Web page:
Tuesday morning (that’s today): taxi, chickens, and then a call to the pharmacy. No luck, no refill. Panic starts to build. I call my new primary care doctor’s office, but they have no appointments for a week, and besides, they don’t renew prescriptions for psychiatric medications. (Um, what?) OK. Deep breath. Brief meditation to push down the shrieking panic that’s welling up. By the way, anxiety is not part of my diagnosis. It’s just depression. Severe, recurring, and with suicidal ideation. Please, people, these drugs are not recreational. They’re not fun. They keep me capable of being a responsible mother and partner, a decent member of society, not a danger to myself or others. Deep breath.
I call the insurance company. Hold. Hold. Finally a human being answers, and it’s explanation time, all over again, with a shake to my voice and too much nervous laughter. She asks me the same stupid questions they always ask, am I thinking of harming myself or others, am I injuring myself, am I able to go through my daily routine? I’m sitting on the edge of the bed in yesterday’s clothes, I still haven’t eaten breakfast, what do you think? No sarcasm aloud, just the same answers, not seriously, no, no, I can’t. Great, she can refer me to a psychiatrist’s office, but remember that’s not normally OK, this is just an emergency, so she’s going to put me on hold and transfer me to mental health, whose helpful operator gives me three phone numbers and directions for what to do once I get an appointment. Hang up, breathe, call the first. Explain. No appointments available until next week, or maybe later. Second number same as the first. Last number even worse: a month from now.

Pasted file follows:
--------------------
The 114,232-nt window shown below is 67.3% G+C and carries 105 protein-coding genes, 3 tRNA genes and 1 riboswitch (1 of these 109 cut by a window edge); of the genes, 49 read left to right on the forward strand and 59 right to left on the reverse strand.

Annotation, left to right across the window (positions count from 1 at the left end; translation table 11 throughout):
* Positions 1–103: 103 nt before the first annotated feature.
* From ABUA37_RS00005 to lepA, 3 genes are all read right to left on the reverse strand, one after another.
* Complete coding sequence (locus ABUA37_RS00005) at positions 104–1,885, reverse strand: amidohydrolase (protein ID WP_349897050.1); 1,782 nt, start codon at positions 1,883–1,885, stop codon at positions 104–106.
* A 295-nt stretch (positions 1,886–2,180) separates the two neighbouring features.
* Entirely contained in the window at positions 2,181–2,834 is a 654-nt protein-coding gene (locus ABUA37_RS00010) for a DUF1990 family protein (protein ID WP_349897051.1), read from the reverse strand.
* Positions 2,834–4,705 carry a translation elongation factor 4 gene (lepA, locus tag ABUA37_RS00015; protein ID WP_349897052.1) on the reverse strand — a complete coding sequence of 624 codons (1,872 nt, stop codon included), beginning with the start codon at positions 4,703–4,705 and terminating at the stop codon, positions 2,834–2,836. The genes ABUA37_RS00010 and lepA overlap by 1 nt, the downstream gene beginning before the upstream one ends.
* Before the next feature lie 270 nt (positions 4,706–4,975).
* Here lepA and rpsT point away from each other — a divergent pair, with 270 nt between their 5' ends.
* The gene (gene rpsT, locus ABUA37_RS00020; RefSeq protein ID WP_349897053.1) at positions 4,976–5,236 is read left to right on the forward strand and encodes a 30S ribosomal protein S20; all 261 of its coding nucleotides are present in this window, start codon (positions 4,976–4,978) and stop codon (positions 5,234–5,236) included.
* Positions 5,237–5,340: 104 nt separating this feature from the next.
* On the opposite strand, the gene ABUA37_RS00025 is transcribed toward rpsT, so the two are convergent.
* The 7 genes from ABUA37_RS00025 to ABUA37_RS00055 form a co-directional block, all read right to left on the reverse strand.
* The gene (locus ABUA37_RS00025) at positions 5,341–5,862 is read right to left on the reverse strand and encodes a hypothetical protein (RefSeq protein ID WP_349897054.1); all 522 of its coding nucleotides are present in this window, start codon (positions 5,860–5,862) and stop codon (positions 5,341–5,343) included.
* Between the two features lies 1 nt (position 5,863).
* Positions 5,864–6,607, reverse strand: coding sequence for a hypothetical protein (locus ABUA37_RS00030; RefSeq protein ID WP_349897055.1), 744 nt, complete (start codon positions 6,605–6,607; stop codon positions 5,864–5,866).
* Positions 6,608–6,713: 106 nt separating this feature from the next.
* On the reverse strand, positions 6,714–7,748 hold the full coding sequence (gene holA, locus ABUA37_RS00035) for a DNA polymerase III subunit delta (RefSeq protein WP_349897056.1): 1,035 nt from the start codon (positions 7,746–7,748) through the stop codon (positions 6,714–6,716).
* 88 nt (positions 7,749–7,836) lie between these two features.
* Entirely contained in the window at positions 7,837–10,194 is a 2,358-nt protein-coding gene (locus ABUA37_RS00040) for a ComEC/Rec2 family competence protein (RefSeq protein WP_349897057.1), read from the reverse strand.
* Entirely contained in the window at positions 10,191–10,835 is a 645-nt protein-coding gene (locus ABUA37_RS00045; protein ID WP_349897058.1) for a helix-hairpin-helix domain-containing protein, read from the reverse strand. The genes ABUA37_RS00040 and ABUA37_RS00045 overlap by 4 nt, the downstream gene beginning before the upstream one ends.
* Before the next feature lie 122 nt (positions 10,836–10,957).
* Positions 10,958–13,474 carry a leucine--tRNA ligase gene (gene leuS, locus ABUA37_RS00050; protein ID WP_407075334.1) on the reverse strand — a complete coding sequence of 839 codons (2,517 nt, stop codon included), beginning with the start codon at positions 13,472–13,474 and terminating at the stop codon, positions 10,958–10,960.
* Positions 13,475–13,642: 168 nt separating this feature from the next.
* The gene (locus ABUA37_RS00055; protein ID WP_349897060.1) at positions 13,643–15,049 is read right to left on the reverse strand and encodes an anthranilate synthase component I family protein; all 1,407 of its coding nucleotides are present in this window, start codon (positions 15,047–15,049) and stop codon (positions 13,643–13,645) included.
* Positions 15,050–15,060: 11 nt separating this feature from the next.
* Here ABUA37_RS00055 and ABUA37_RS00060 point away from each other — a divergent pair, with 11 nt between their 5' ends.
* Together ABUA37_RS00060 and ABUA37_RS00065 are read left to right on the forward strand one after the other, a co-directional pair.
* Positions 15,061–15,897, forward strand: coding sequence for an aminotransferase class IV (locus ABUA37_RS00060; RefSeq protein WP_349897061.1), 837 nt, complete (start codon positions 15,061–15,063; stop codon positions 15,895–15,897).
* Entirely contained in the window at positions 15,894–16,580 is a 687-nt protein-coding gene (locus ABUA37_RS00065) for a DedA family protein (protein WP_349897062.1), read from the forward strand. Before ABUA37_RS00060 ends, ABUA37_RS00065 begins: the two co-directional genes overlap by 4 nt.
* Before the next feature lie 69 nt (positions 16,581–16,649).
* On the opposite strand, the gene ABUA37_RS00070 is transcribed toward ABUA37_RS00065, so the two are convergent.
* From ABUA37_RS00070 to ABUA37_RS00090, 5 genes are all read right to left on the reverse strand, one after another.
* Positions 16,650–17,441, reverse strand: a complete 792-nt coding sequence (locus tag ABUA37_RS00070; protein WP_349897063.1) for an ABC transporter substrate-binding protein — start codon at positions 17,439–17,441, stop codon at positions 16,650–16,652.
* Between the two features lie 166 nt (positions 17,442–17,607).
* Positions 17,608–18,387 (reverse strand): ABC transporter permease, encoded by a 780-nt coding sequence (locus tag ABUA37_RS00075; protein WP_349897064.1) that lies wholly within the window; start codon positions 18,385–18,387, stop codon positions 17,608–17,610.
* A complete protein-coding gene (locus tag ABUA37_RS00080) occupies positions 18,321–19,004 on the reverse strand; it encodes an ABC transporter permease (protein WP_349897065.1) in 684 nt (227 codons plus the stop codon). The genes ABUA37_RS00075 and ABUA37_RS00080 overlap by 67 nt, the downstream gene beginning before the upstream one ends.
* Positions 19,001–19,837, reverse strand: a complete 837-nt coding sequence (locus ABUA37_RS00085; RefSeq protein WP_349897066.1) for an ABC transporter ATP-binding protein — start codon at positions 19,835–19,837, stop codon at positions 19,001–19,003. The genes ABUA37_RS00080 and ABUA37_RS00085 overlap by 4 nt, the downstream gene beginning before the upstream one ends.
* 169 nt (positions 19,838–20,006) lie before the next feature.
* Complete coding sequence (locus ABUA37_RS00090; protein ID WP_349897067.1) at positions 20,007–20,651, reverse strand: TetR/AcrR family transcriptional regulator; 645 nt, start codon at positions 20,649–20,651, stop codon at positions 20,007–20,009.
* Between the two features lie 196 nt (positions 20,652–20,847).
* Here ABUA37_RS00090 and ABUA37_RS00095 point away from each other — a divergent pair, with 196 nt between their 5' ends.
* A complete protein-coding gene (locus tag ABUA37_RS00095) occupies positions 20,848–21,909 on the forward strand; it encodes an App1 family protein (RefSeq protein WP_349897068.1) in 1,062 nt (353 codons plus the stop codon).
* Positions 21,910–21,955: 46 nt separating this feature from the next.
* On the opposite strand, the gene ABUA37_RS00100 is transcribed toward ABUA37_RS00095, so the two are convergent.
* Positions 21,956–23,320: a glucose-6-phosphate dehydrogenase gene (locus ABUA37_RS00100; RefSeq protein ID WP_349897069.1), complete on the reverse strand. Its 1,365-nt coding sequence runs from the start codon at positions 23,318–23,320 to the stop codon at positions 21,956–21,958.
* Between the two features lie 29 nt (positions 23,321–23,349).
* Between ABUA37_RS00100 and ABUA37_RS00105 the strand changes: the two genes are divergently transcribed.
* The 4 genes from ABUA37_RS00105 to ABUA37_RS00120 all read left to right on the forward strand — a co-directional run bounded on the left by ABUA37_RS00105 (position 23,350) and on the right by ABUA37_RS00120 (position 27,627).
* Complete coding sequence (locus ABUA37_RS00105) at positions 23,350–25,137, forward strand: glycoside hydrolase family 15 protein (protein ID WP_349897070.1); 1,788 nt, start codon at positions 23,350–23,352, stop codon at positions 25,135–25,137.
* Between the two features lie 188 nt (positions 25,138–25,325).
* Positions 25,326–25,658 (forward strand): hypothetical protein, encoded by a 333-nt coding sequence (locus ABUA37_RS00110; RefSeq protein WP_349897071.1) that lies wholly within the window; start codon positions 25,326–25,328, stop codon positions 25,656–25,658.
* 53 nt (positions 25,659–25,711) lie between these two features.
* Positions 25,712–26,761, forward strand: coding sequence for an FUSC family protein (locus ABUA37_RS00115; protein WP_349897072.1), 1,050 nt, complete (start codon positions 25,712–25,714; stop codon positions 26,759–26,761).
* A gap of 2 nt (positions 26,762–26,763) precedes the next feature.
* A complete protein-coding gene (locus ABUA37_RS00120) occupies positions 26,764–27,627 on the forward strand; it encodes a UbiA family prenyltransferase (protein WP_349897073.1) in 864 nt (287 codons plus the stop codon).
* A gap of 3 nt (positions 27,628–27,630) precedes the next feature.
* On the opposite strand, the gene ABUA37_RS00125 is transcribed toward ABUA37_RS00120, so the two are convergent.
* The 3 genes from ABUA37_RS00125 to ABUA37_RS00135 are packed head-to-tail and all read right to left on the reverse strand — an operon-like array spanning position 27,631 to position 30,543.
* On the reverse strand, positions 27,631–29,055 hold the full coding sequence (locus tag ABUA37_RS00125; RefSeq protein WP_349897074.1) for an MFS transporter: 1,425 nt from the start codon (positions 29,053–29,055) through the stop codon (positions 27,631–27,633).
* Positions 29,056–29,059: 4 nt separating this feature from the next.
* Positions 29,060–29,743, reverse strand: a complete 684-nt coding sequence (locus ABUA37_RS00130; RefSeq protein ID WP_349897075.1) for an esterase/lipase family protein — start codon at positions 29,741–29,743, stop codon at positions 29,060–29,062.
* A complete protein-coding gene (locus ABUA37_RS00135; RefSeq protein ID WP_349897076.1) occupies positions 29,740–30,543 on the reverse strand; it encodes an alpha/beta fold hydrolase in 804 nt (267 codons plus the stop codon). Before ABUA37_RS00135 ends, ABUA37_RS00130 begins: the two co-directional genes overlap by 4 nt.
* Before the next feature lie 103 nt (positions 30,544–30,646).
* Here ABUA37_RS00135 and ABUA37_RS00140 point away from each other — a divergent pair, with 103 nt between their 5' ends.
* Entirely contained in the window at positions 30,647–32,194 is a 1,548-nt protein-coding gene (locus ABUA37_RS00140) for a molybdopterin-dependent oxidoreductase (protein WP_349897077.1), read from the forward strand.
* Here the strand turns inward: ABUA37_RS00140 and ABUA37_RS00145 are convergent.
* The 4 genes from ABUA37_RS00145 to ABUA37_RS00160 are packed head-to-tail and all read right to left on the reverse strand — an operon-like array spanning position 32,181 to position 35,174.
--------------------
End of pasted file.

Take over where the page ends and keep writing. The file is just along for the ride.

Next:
If a butterfly had landed on my chest, the scream would have come out. If a breeze had come up, it would have been over. But there is no breeze, no touch to press the scream to the surface, so I breathe again, hoping for the patience and strength to make it through the rest of the phone calls. There is one pill left in the bottle.
I call the old doctor’s office and talk with the receptionist there, who asks the right questions and finds the one way I might be able to get this thing taken care of… no promises, but it might work… I get the information, call the pharmacy and tell them, my son and I talk awhile about everything and nothing as I try to pull myself together, and then it’s taxi-time again.
I was going to do so much, and I have nothing left to do it with. My doctor told me I will probably be on these pills for life. My first major depression was in childhood. It went unnoticed because it started while my father was in his own terrible depression. Nobody saw the cuts on my arms and legs, nobody cared that I hid in the woods all day, all summer. Nobody knew that a $3 pet lizard was the only reason I lived through it, because I knew nobody else liked the animal and so if I weren’t there, he would never be handled again, and might not even be fed. I’ve had them again and again through my life, usually triggered by something stressful and difficult: a death, a breakup, a miscarriage, losing a job. If I keep taking the medication, I should be better able to weather these shocks, she said, and it’s been true. I have had some really tough things happen in the past months, and I have made it through.
So here’s my question: if I am on a medication that works, is at an appropriate dose, and is needed to keep me functional and prevent a catastrophic breakdown, why does the prescription invariably run out in 3 months at the most? And why would a doctor refuse to renew it, knowing that a psychiatric referral can take a month or longer to get a patient treated?
I have never been admitted to any psychiatric facility, but if I didn’t have my family to care for, the taxi to drive, a job and classes I am supposed to be doing, I would walk in and admit myself. It’s the fastest way to get the care I need, and the only way to get it in time.